The new way IDC Canada measures data loss

David Senf talks at a recent security conference about how the research firm is assessing the number of breaches that take place in Canadian businesses — and why the results surprised him


When Elections Ontario earlier this summer reported a data breach with the personal information of as many as 2.4 million Ontario voters going unaccounted for after two memory sticks went missing, it served to highlight that Canadians may not be as secure as they previously thought. And in developing a methodology for predicting the volume of personal confidential Canadian data that will be lost next year alone, David Senf notes that the results reveal that Canadian firms still have a ways to go when it comes to thinking about data security and compliance.

Speaking at a session during last week’s SECtor security education conference in Toronto, Senf, IDC Canada’s infrastructure solutions research director broke down the research firm’s new methodology of forecasting of number of data security breaches within Canadian companies.

The results, he said, were surprising.

While he wouldn’t name names, the IDC findings reveal that as of last year, 3.5 million confidential data and personal information were lost or stolen from Canadian organizations, a figure that will jump to over 4 million by 2015. This is a particularly illuminating fact when considering that the findings also show a whopping 86 per cent of Canadian firms believed their enterprise IT environment to be a secure one, Senf says.

The created model, Senf notes, breaks down sources of data loss in Canada — including probability and impact across 12 different areas — incorporating more than 4 billion records including inputs from Statistics Canada, managed services data and survey findings.  “We spoke to the top 800 firms in Canada to see what are the things that trouble (them) from an IT standpoint. It used to be cost and security topping the list but those have dropped down,” says Senf.

These days, he added, firms are concerned about the IT department’s ability to adapt and change. While larger organizations have a general handle on data security and compliance, budget and personnel restrictions are affecting the ability of midsize firms to be agile enough to handle more than network maintenance and develop a sound network strategy for malware attacks and data breaches, Senf explains.

Among the findings:

  • PIPEDA preparedness varies by industry, with the financial services sector most compliant (90 per cent) followed by manufacturing and construction (80 per cent), and the telecom, retail, and government respectively behind.
  • Server ranks as the technology area that will receive the “highest security investment in the next two months” followed by wireless, web apps and the wired network.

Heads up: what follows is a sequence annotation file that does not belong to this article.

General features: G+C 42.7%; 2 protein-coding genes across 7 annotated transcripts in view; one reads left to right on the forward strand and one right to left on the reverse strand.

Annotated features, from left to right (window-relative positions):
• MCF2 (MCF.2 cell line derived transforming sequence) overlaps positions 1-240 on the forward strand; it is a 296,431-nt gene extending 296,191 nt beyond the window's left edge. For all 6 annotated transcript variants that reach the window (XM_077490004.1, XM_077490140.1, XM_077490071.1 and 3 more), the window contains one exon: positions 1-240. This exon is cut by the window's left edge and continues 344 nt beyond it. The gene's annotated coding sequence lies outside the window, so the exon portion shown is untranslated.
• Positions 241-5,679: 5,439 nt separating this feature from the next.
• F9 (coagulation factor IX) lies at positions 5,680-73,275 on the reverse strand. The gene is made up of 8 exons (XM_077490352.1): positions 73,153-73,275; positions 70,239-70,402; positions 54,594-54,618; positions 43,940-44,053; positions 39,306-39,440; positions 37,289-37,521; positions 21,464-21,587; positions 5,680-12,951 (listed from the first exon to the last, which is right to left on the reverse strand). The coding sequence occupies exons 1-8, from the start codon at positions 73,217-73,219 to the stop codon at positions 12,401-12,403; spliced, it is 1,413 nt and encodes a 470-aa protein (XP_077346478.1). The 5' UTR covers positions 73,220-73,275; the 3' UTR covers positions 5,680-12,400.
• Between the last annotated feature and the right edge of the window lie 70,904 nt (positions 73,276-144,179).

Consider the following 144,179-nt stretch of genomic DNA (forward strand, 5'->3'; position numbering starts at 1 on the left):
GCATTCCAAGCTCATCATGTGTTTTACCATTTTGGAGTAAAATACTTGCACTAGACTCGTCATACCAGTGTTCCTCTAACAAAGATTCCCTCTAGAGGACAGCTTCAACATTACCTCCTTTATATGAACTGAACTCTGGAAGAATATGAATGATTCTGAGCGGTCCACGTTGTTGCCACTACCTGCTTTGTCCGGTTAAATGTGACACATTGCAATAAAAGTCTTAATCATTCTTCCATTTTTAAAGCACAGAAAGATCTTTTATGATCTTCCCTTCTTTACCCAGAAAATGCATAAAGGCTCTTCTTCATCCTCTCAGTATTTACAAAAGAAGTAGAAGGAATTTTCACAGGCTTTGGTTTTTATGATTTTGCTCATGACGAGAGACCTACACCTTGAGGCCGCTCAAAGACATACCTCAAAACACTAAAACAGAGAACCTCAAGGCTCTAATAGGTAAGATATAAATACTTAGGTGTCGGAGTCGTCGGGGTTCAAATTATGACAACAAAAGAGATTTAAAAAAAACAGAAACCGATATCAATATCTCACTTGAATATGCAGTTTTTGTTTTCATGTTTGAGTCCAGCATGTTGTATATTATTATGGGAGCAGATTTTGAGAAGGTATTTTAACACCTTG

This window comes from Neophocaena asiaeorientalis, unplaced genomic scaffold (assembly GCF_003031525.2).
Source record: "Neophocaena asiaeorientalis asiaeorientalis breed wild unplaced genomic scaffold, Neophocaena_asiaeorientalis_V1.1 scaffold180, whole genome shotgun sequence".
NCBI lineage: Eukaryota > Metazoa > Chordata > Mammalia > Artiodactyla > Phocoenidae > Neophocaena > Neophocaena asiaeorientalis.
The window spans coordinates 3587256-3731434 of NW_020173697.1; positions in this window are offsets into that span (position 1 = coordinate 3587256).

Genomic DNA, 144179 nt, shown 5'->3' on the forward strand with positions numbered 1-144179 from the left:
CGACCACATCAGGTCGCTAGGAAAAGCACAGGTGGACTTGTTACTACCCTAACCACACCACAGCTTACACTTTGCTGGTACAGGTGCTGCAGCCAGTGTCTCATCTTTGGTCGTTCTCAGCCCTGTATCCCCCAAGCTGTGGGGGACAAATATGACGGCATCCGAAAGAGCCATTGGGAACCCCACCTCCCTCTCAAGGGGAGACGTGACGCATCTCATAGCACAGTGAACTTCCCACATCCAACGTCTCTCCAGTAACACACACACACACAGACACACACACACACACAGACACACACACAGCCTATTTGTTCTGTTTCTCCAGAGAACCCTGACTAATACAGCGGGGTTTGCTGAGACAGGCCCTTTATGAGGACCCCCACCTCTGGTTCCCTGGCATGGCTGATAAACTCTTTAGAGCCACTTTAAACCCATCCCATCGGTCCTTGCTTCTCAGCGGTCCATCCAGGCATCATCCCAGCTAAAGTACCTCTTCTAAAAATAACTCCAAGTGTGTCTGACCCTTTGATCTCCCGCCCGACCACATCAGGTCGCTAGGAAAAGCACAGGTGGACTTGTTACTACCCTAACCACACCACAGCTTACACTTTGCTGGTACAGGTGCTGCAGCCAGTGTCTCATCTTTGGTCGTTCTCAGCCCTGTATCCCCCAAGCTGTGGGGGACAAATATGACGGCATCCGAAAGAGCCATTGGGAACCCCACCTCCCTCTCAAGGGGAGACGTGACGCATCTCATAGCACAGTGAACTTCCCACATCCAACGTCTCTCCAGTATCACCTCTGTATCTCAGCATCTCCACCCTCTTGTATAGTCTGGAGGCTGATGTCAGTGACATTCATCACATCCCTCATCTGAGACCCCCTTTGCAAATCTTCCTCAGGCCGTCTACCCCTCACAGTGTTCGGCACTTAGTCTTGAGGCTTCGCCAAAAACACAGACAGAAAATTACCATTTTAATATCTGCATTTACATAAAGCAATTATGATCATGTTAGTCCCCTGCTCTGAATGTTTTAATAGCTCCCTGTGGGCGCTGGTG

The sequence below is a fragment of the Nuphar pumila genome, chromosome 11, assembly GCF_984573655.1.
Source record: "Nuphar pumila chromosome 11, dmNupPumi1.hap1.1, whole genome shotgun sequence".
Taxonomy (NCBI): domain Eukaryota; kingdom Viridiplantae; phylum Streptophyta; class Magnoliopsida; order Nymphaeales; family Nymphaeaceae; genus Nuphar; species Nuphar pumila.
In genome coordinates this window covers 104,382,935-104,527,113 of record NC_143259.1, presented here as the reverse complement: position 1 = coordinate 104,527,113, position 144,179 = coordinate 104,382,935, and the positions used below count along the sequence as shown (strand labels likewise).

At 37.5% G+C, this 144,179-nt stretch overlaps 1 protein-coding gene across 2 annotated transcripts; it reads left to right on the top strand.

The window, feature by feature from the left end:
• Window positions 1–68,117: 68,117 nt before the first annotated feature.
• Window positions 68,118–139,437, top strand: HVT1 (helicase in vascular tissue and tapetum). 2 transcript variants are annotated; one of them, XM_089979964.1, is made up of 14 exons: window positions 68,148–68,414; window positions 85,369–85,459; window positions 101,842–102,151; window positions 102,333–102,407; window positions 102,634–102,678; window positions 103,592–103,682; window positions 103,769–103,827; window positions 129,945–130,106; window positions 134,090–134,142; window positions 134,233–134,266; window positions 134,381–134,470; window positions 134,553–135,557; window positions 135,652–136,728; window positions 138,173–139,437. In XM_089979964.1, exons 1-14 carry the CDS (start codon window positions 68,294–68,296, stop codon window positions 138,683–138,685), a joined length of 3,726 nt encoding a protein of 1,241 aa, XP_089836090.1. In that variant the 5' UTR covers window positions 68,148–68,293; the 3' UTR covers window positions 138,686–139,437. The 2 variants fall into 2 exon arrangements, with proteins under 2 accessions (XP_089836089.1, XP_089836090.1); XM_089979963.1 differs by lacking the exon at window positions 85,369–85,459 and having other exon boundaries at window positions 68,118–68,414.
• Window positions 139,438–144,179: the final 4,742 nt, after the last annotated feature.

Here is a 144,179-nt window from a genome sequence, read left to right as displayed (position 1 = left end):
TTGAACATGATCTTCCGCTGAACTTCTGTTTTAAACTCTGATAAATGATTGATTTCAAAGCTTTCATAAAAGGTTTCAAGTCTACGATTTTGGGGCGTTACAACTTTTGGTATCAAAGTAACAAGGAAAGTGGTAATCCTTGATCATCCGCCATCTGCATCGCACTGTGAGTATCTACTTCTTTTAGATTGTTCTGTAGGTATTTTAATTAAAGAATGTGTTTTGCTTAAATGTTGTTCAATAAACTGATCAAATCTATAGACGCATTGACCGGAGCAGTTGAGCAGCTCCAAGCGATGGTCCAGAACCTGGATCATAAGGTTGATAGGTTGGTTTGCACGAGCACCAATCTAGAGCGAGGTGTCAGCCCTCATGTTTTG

• Only 35 per cent of Canadian organizations report via PIPEDA, with 73 per cent currently unaware of the federal law.
  • When it comes to the organizational plan for boosting security awareness, 52 per cent said they had an active plan in place while 23 per cent notes the lack of a plan but were considering one.

The IDC model ultimately reveals that attackers are growing ever more savvy and specific in targeting company personnel to obtain access to sensitive data; so while there are less data breaches happening across the country, more records are being lost when they do happen. And in light of the fact mandatory data breach notification may soon become federal law in Canada with proposed amendments to privacy law Personal Information Protection and Electronic Documents Act (PIPEDA) with Bill C-12, companies would do best to get their IT house in order sooner rather than later.

Bottom line, Canadian organizations need to effectively change the way the IT operates by developing a more proactive approach rather than spending time merely reacting to problems, says Senf, adding that outside of the financial services industry, few Canadian firms fully grasp the implication of PIPEDA. This includes more security education in-house, along with the pre-emptive deployment of security tools such as antivirus software, network firewalls, VPN and content filtering/URL blocking.

“In the past IT would react to events in batch form – at the end of a quarter for example. We are now in age when IT needs to respond, on behalf of the business, to real-time events,” he says.

Get more valuable advice by watching Allstream’s on-demand Webinar: Managed Security: What you don’t know can hurt you.

 

 

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